The History of Seiko

Seiko Group Corporation, commonly known as Seiko, has a rich and varied history that spans over a century. As a Japanese holding company, Seiko has made significant contributions to the world of watchmaking and timekeeping, from humble beginnings to becoming a renowned global icon in the watch industry.

Photo of Kintarō Hattori, the founder of Seiko.
Kintarō Hattori

Kintarō Hattori and the First Seiko Watch Factory

The foundation of Seiko can be traced back to 1881 when a 21-year-old named Kintarō Hattori (服部金太郎) opened a watch and jewelry shop called "K. Hattori & Co." (服部時計店) in Tokyo, Japan. Eleven years later, in 1892, Hattori partnered with engineer Tsuruhiko Yoshikawa (吉川鶴彦) to establish the first Seiko watch factory, marking the beginning of their journey in producing clocks under the name "Seikosha" (精工舎), which translates to "House of Exquisite Workmanship" in English.

The Growth of Hattori and the Hattori Clock Tower

Hattori's popularity continued to soar, and another shop was opened near Ginza, Tokyo in 1894. This shop, adorned with a big clock on the top, became known as the Hattori Clock Tower. The tower was demolished in 1921 to make way for a new, bigger building, but the great Kanto earthquake of 2023 hampered reconstruction efforts, destroying the shop and melting customers' watches due to be repaired. Some of these watches are on display in the Seiko museum in Tokyo. Despite the destruction, work continued and the Hattori building was completed in 1932, with a larger, more prominent clock tower.

Diversification and the Laurel Watch

Recognizing the rising popularity of wristwatches, Hattori launched Japan's first wristwatch, the Laurel, in 1913, just 11 years after their inaugural wall clocks. This move marked Hattori's shift towards diversifying their timepiece offerings and catering to the evolving demands of consumers.

The Birth of the Seiko Brand

After the Kanto earthquake, K. Hattori & Co. underwent a significant transformation, shifting their business model to allow private plants to manufacture watches and clocks under the Seiko name. In 1924, the world was introduced to the first watch bearing the name "Seiko" on the dial. The term "Seiko" in Japanese signifies "exquisite" or "success," embodying the company's vision to create high-quality timepieces on par with their Western counterparts.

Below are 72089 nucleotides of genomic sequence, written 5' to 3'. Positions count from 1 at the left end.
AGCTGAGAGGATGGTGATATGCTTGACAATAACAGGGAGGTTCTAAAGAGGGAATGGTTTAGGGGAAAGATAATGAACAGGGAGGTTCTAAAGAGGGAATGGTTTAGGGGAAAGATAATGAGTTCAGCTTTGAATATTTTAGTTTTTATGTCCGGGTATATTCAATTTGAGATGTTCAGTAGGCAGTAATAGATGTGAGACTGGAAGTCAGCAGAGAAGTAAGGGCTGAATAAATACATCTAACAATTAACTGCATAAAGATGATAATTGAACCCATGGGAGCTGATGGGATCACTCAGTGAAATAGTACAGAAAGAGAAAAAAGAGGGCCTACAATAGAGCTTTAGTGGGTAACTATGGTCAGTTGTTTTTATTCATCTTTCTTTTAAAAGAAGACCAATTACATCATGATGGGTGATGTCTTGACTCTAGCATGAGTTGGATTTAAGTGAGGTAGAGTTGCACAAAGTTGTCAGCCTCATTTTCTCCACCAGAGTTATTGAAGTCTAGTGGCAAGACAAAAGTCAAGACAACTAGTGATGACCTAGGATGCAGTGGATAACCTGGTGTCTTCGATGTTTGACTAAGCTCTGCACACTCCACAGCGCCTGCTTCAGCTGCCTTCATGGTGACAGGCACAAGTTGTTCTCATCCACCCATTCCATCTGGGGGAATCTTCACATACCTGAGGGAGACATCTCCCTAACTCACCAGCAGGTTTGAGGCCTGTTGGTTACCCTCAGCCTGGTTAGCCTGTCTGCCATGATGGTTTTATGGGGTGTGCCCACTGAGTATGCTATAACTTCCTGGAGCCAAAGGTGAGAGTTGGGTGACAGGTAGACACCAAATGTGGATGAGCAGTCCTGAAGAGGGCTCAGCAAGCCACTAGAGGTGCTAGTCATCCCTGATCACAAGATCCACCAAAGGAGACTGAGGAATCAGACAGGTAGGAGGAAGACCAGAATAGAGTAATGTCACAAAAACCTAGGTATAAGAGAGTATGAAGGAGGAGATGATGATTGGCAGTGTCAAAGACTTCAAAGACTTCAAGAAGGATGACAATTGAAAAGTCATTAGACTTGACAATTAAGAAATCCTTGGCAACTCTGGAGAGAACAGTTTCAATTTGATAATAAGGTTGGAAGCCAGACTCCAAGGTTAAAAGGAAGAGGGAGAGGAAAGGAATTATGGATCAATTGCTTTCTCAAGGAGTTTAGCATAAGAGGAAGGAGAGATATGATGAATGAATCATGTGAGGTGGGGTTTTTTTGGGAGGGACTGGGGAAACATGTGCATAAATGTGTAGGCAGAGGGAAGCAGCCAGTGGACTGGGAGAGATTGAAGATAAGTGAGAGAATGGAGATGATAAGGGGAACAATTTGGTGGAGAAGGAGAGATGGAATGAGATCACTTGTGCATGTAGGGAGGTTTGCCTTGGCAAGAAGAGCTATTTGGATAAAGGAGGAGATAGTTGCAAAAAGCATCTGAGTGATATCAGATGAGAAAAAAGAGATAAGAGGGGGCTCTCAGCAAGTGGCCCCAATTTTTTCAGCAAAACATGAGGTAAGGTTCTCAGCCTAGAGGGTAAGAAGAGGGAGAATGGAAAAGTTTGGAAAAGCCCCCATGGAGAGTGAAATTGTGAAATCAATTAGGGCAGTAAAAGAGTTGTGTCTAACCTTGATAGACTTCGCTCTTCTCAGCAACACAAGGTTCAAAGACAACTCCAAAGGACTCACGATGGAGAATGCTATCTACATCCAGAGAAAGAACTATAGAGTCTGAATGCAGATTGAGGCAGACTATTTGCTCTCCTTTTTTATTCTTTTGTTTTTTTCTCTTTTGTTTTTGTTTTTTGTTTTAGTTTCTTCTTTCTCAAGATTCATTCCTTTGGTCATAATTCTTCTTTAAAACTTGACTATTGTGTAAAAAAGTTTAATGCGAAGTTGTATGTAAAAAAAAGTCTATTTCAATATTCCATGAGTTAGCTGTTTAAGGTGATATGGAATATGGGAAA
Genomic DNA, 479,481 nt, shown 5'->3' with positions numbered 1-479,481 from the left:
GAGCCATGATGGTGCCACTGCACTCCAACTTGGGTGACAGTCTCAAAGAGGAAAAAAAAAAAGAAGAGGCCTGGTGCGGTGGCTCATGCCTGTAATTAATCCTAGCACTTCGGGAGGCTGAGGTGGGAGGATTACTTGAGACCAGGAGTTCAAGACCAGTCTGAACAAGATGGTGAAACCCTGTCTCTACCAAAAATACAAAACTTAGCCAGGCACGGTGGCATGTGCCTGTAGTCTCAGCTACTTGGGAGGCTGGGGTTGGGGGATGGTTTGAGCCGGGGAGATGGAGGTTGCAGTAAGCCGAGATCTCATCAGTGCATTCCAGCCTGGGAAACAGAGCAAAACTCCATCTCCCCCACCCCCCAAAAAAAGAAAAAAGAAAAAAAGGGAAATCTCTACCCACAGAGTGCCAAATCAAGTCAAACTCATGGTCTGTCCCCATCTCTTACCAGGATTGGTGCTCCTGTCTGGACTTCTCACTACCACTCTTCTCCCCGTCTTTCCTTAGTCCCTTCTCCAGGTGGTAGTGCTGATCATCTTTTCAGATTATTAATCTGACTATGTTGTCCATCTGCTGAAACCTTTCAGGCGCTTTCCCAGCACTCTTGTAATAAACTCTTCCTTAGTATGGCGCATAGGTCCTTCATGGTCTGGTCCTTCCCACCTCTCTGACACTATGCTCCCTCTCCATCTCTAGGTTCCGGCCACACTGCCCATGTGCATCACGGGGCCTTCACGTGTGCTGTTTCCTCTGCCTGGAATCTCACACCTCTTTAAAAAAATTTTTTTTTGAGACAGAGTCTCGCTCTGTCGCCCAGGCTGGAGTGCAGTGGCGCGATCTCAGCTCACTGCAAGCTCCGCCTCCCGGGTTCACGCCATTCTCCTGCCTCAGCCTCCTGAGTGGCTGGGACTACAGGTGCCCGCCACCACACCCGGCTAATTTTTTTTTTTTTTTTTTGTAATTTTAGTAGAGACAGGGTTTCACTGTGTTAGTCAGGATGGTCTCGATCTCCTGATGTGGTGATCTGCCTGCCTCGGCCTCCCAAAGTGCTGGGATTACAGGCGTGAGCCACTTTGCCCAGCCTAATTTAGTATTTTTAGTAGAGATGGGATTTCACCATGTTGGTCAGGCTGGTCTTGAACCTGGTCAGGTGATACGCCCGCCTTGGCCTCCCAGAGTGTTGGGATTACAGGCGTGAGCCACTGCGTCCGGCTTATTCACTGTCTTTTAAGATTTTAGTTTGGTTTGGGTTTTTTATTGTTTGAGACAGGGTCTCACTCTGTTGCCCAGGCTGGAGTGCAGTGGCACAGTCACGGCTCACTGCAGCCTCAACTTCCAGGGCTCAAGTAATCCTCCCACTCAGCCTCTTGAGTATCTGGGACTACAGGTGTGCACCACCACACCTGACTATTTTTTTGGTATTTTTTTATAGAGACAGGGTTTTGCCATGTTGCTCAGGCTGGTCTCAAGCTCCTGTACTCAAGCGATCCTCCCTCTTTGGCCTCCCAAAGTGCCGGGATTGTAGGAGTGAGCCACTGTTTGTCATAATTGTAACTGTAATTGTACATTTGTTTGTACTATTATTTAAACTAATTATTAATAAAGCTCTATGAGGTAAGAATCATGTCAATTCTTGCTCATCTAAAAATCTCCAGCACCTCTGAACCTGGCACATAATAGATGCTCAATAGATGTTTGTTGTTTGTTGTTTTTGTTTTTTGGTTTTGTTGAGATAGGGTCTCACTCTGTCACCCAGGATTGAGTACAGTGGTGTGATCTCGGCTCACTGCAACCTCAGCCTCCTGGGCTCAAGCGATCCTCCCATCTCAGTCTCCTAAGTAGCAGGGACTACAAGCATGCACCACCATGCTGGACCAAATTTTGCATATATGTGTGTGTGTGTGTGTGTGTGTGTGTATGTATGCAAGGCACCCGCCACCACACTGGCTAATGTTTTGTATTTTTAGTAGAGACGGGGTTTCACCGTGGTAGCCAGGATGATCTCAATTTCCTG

Post-War Innovations and Expansion

Seiko faced the challenges of rebuilding after World War II but successfully resumed production in 1953. By 1956, Seiko watches began gaining popularity in the United States and other countries. The introduction of industrial technology such as conveyor belts enabled Seiko to produce up to 3 million watches annually, further solidifying their presence in the global market.

The Grand Seiko and Seiko 5

In 1960, Seiko unveiled their first Grand Seiko watch, based on their previous high-end watch, Crown. With meticulous craftsmanship and its own chronometer standard, the Grand Seiko set a new benchmark for Japanese watchmaking. The affordable Seiko 5 series was also launched during this period, catering to the needs of the 1960s generation with its automatic winding, day-to-date display, water resistance, and durable steel case and bracelet.

Continuous Innovations and Breakthroughs

Seiko's commitment to innovation continued into the modern era. They developed the quartz Astron watch in 1969, which revolutionized the industry with its quartz crystal oscillator, providing unmatched accuracy. The following decades saw the introduction of LCD quartz watches, multi-function digital watches, and the groundbreaking Seiko Spring Drive, a watch that combines mechanical elements with quartz precision.

Global Recognition and Timekeeping Partnerships

Seiko's reputation as a timekeeping expert was solidified through partnerships with major sporting events such as the Olympic Games and the IAAF World Championships in Athletics. They have continuously been chosen as official timekeepers, showcasing Seiko's commitment to precision and reliability.

The history of Seiko is a testament to its unwavering dedication to innovation and craftsmanship. From its humble beginnings as a small watch and jewellery shop, Seiko has grown into a global leader in the watchmaking industry. Their ability to embrace change and consistently push the boundaries of technology has resulted in iconic timepieces admired by enthusiasts worldwide (and shared on this website!).

As a Seiko fan, I look forward to Seiko continuing its legacy of innovation, creating exceptional timepieces that blend exceptional accuracy, reliability, and timeless design. Whether you're a long-time Seiko collector or just beginning to discover the brand, I hope this brief history has deepened your appreciation for the craftsmanship behind each Seiko watch you wear.

If you liked this, check out more articles about repairing, restoring and enjoying Seiko watches.